Wheat Allergy, Gluten Intolerance or Coeliac Disease
The good news is that there are now dozens of gluten-free options available for lunchboxes. However, the bad news is that by simply replacing products that would normally contain gluten with a gluten-free version such as with bread, wraps, bagels or pasta you are often choosing foods with little fiber or protein and a lot of added sugar i.e. refined carbohydrates which provide an energy surge followed by an energy slump.
So, what are the alternatives?
In order to get a good quality and natural alternative gluten-free carbohydrate portion into your child’s lunchbox think about these ideas:
- Buckwheat or millet pancakes, muffins and cupcakes
- Quinoa salad
- Brown rice cakes
- Healthy “oat”meal cookies – use oats or quinoa flakes
- New potatoes in their skins (where the fiber is) with a vinaigrette or mayonnaise for a cold salad. Try the same with sweet potatoes.
- GMO-free or organic corn tortillas.
If you opt for foods that are gluten-free but lack fiber such as polenta, corn products and white rice (all fine to use in moderation and better than a lot of gluten-free products) then you can make up for these nutrients in the other portions of the lunchbox such as:
- Tuna salad.
- Chicken or turkey slices or drumsticks.
- Dried fruit, cocoa/cacao (raw nibs are best) and molasses or honey in baked products.
Finally, here is a RECIPE for a Moist Banana Cake free from gluten, dairy, egg and nuts
Buckwheat Banana and Pumpkin Seed Cake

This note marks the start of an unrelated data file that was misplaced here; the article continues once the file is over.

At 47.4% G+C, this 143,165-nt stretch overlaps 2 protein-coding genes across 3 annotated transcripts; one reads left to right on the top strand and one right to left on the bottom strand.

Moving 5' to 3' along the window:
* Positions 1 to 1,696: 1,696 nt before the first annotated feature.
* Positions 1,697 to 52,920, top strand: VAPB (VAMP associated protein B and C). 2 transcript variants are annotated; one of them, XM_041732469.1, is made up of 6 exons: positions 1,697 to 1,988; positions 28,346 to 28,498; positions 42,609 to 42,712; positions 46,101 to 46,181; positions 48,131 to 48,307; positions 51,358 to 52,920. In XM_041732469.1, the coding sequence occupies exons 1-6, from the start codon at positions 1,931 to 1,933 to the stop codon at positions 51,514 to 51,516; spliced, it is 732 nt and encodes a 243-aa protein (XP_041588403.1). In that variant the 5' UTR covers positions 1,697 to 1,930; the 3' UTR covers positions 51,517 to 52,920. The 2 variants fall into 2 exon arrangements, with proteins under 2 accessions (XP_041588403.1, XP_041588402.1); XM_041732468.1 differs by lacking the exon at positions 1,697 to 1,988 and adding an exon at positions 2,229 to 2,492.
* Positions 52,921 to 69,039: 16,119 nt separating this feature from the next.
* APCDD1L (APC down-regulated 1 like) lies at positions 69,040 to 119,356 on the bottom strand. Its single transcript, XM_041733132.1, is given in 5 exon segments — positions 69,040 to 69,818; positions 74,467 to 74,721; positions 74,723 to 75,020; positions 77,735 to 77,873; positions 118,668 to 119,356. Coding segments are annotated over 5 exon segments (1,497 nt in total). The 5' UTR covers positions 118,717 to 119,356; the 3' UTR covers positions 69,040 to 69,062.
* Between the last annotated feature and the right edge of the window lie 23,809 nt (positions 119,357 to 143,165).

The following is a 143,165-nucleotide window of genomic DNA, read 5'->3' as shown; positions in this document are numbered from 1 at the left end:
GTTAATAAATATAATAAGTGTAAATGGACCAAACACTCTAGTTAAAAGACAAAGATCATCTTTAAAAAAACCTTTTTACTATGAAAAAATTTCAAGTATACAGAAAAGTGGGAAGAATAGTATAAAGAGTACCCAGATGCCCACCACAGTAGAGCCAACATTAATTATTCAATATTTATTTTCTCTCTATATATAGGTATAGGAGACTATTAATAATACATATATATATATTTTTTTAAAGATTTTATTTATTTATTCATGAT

Makes 12 servings
Preheat oven to 180°C (350°F)
20cm round spring form baking pan with greaseproof paper to line.
200g (7oz) buckwheat flour
100g (3 ½ oz) unrefined light muscavado or honey or maple syrup
1/2 tsp baking soda
1/2 tsp salt
60g (2oz) apple sauce
150ml olive oil
1 tsp vanilla extract
2 mashed ripe bananas
200g (7oz) coarsely crushed pumpkin seeds
1. In a large bowl, whisk together flour, sugar, baking soda, and salt.
2. Add apple sauce, oil and vanilla to flour mixture and stir with a wooden spoon until just blended. Gently stir in bananas and pumpkin seeds.
3. Spread batter evenly in prepared pan.
4. Bake in preheated oven for 35 to 40 minutes or until a tooth pick inserted in the center comes out with a few moist crumbs attached. Let cool in pan on a wire rack. Serve warm or at room temperature.
Bio: Jenny Tschiesche is an Award-winning author, presenter and child nutrition expert. Jenny is the founder of www.lunchboxdoctor.com, which provides a whole range of resources, menu plans, recipes and nutrition advice to parents, teachers and children alike. After Jenny sent her eldest child to school in 2009 with her first packed lunchbox, experiencing the difficulties of making it nutritionally balanced whilst still enjoyable for her child, she set up a Facebook page to support fellow parents with making healthier lunchboxes for their children. The Facebook page was so well received that in 2012 Jenny wrote her first book called ‘Not Just Sandwiches – 5 ways to improve your child’s lunchbox’. The book won an award within its first month of being published. She is also a regular contributor to the national press and radio currently including BBC News 24, BBC Radio, Sky News, Healthy Magazine, The Express, The Guardian, The Mail, Men’s Health and Prima.